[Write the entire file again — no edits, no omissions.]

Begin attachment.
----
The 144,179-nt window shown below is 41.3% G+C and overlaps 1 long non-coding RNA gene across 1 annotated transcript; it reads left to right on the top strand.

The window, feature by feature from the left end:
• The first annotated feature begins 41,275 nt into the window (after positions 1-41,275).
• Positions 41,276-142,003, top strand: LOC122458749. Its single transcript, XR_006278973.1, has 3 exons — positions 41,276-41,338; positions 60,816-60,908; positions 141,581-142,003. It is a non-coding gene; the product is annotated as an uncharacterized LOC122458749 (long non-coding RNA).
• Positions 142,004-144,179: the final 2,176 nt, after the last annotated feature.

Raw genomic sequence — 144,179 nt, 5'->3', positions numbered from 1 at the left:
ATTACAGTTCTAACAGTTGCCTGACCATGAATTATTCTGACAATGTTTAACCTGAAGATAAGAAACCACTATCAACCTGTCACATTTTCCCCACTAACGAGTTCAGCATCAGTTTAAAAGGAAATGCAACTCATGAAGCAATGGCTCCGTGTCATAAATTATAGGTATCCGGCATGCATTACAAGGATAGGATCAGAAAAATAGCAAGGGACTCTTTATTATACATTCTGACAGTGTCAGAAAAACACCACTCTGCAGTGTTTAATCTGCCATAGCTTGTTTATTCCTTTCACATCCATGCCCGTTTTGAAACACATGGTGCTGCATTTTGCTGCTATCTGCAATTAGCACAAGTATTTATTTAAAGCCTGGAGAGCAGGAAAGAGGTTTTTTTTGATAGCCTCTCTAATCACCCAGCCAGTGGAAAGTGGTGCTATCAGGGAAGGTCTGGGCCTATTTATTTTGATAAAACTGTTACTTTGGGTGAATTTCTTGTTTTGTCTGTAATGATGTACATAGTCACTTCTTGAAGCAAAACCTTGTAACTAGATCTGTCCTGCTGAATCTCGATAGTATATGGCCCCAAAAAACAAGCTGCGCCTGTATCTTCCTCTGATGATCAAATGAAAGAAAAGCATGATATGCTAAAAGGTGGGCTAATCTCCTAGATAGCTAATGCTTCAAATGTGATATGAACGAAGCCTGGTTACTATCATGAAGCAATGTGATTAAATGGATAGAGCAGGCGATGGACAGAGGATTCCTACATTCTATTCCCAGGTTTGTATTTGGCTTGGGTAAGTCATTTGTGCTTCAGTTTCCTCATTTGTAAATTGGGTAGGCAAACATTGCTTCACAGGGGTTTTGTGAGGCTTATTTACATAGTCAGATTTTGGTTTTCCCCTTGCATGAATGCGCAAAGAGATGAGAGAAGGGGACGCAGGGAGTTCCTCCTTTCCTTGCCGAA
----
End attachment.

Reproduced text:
The 144,179-nt window shown below is 41.3% G+C and overlaps 1 long non-coding RNA gene across 1 annotated transcript; it reads left to right on the top strand.

The window, feature by feature from the left end:
• The first annotated feature begins 41,275 nt into the window (after positions 1-41,275).
• Positions 41,276-142,003, top strand: LOC122458749. Its single transcript, XR_006278973.1, has 3 exons — positions 41,276-41,338; positions 60,816-60,908; positions 141,581-142,003. It is a non-coding gene; the product is annotated as an uncharacterized LOC122458749 (long non-coding RNA).
• Positions 142,004-144,179: the final 2,176 nt, after the last annotated feature.

Raw genomic sequence — 144,179 nt, 5'->3', positions numbered from 1 at the left:
ATTACAGTTCTAACAGTTGCCTGACCATGAATTATTCTGACAATGTTTAACCTGAAGATAAGAAACCACTATCAACCTGTCACATTTTCCCCACTAACGAGTTCAGCATCAGTTTAAAAGGAAATGCAACTCATGAAGCAATGGCTCCGTGTCATAAATTATAGGTATCCGGCATGCATTACAAGGATAGGATCAGAAAAATAGCAAGGGACTCTTTATTATACATTCTGACAGTGTCAGAAAAACACCACTCTGCAGTGTTTAATCTGCCATAGCTTGTTTATTCCTTTCACATCCATGCCCGTTTTGAAACACATGGTGCTGCATTTTGCTGCTATCTGCAATTAGCACAAGTATTTATTTAAAGCCTGGAGAGCAGGAAAGAGGTTTTTTTTGATAGCCTCTCTAATCACCCAGCCAGTGGAAAGTGGTGCTATCAGGGAAGGTCTGGGCCTATTTATTTTGATAAAACTGTTACTTTGGGTGAATTTCTTGTTTTGTCTGTAATGATGTACATAGTCACTTCTTGAAGCAAAACCTTGTAACTAGATCTGTCCTGCTGAATCTCGATAGTATATGGCCCCAAAAAACAAGCTGCGCCTGTATCTTCCTCTGATGATCAAATGAAAGAAAAGCATGATATGCTAAAAGGTGGGCTAATCTCCTAGATAGCTAATGCTTCAAATGTGATATGAACGAAGCCTGGTTACTATCATGAAGCAATGTGATTAAATGGATAGAGCAGGCGATGGACAGAGGATTCCTACATTCTATTCCCAGGTTTGTATTTGGCTTGGGTAAGTCATTTGTGCTTCAGTTTCCTCATTTGTAAATTGGGTAGGCAAACATTGCTTCACAGGGGTTTTGTGAGGCTTATTTACATAGTCAGATTTTGGTTTTCCCCTTGCATGAATGCGCAAAGAGATGAGAGAAGGGGACGCAGGGAGTTCCTCCTTTCCTTGCCGAA